After the memorial visit we briefly wandered Tiergarten, a large park in the center of Berlin where I took the above photo. Statues of three composures wrapped around the center structure – I remember Mozart, but forgot the other two. We ended our first day with a visit to KaDeWe, one of the worlds largest department stores.
I wanted to see the inside, despite the fact that I am not a big shopper. We went to the very top of the building and sat in the food area by a window watching the city fall asleep below.
Day two in Berlin was dedicated to East Berlin, specifically to see the East Side Gallery. Immediately after the wall came down, 118 artists from 21 countries began painting the East Side Gallery, and it officially opened as an open air gallery on 28 September 1990. Just over a year later, it was given protected memorial status.
The above photos were a few of my favorites, as well as two of the most famous paintings. First the ‘fraternal kiss’ by Dmitri Vrubel depicting a kiss between communist leaders Leonid Brezhev (soviet) and Erich Honecker (East German president.) This painting is titled My God, Help Me to Survive This Deadly Love, and is based off of a real photo.
The other famous painting is by Birgit Kinder, showing a Trabant car breaking through the Berlin Wall. This is symbolic of the former East Germany and the collapse of the Eastern Bloc. The painting is a nod both to this popular car and to the many East Germans who tried to escape over the Berlin Wall.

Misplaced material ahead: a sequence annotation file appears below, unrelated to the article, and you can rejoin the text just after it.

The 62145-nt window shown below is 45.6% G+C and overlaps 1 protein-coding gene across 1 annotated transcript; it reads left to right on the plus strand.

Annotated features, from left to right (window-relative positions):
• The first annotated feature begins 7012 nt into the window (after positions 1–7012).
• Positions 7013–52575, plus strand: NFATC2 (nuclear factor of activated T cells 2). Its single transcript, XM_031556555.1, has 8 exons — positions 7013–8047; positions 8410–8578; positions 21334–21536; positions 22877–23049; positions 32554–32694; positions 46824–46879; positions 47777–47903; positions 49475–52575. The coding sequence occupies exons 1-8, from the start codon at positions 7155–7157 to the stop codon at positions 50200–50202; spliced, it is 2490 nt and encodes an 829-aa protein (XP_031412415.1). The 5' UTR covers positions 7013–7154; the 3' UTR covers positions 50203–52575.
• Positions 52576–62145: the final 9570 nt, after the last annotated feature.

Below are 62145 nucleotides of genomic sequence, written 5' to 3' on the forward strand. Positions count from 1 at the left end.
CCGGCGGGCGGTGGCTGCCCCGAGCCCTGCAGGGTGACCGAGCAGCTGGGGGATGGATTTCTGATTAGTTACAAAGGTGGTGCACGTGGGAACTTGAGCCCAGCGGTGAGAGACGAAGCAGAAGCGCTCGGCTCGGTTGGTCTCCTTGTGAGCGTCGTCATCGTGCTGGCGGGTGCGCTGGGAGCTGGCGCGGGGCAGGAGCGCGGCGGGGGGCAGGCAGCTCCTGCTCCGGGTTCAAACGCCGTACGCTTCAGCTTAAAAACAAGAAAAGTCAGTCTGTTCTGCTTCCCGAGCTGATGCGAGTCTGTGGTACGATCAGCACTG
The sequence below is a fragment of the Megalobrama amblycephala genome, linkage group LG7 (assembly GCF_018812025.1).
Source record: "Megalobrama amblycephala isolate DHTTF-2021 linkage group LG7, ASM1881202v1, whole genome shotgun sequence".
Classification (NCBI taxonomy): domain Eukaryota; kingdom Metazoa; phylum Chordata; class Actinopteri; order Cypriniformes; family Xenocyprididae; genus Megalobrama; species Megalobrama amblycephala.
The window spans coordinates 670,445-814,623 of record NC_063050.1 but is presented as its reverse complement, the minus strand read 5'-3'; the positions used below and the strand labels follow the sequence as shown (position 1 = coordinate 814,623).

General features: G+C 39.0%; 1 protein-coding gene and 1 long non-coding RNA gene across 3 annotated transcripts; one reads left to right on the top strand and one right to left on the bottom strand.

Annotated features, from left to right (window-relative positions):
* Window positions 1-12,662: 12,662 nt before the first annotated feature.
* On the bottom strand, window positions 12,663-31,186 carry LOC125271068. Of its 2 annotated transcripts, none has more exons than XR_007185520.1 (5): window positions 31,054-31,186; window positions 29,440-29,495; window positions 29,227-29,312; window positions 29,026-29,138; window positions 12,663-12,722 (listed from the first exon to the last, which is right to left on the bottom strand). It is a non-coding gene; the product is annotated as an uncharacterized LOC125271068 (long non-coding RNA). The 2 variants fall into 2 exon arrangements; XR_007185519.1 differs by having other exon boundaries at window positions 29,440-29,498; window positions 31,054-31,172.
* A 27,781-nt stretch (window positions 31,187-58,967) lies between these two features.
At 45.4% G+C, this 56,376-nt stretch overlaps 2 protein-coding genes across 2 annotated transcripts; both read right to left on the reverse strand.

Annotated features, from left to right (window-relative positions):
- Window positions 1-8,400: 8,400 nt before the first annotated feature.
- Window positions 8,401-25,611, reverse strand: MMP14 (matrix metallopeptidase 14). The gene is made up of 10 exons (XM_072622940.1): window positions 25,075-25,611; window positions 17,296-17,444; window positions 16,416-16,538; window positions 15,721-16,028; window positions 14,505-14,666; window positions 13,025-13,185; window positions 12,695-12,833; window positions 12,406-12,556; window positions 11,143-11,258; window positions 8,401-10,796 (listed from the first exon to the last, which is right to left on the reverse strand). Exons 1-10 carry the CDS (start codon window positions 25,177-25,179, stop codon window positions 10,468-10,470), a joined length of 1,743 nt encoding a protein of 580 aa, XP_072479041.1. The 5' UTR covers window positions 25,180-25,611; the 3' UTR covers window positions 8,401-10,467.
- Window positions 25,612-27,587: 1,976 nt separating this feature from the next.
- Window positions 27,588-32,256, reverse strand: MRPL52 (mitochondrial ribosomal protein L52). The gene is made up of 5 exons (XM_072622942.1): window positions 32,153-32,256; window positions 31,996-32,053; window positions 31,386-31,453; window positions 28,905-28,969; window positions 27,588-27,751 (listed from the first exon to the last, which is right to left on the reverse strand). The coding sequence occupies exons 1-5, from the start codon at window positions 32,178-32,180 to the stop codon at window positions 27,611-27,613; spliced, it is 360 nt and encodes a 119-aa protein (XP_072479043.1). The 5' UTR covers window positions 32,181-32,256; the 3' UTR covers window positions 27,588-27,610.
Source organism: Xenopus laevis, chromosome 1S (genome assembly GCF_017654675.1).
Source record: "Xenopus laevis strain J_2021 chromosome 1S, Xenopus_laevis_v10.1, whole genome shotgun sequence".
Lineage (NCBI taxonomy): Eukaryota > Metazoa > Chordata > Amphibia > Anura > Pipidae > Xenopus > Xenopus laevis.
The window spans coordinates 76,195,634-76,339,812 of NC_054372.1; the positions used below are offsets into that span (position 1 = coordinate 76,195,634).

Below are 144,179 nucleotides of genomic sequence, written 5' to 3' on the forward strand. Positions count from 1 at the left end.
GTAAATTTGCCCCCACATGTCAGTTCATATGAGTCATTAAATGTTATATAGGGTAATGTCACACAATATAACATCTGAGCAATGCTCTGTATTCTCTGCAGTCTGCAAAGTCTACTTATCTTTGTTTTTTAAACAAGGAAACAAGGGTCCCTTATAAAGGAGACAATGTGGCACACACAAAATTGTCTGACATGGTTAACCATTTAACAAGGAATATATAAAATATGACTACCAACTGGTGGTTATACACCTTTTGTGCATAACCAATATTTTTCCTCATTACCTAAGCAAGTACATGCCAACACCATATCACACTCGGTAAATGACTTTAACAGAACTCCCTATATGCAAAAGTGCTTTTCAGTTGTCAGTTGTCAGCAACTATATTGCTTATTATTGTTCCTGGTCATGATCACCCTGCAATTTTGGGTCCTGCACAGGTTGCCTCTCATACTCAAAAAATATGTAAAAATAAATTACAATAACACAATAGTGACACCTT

It took about two hours to slowly wander the East Side Gallery, and after we finished we went to see a few more places in the central part of Berlin. First up was the Berliner Dom, likely one of the most beautiful churches I’ve ever seen. I didn’t go inside, which I regret, but the exterior is amazing. Even with the current renovation.
The church is in an area of Berlin called “museum island” which is a fitting name. There are a myriad of museums here likely to tickle the fancy of just about anyone. I don’t usually enjoy museums, so I just wandered the exterior. However, one spot in this area that I did want to see was Bebelplatz.
On 10 May 1933, members of the Nazi German Student Union and their professors burnt books as part of a nationwide action “against the un-German spirit”. This book burning took place at Bebelplatz, and the below plaque is now placed as a memorial of the books that were burned.
The final thing we wanted to do in Berlin was find somewhere to get a view of the city. We chose the most touristy option and we decided to take a ride up the TV Tower. We had purchased a city pass, giving us a discount for the ride and it ended up only being around $13 to go up the tower.
We spent about 30 minutes at the top to watch the sunset over the city, and it gave me bigggg Space Needle Vibes.
Berlin surprised me in many ways, and my only regret was arriving one week too early. Around the city we saw many locations setting up for their Christmas markets, but sadly we left before they opened. We did get to go to one tiny market, where I enjoyed a bowl of goulash and gasped at the elevated price of a schneeball.
One final part of Berlin I adored…Berlin bears.
Q: What would have been your top place to visit of all the places I listed?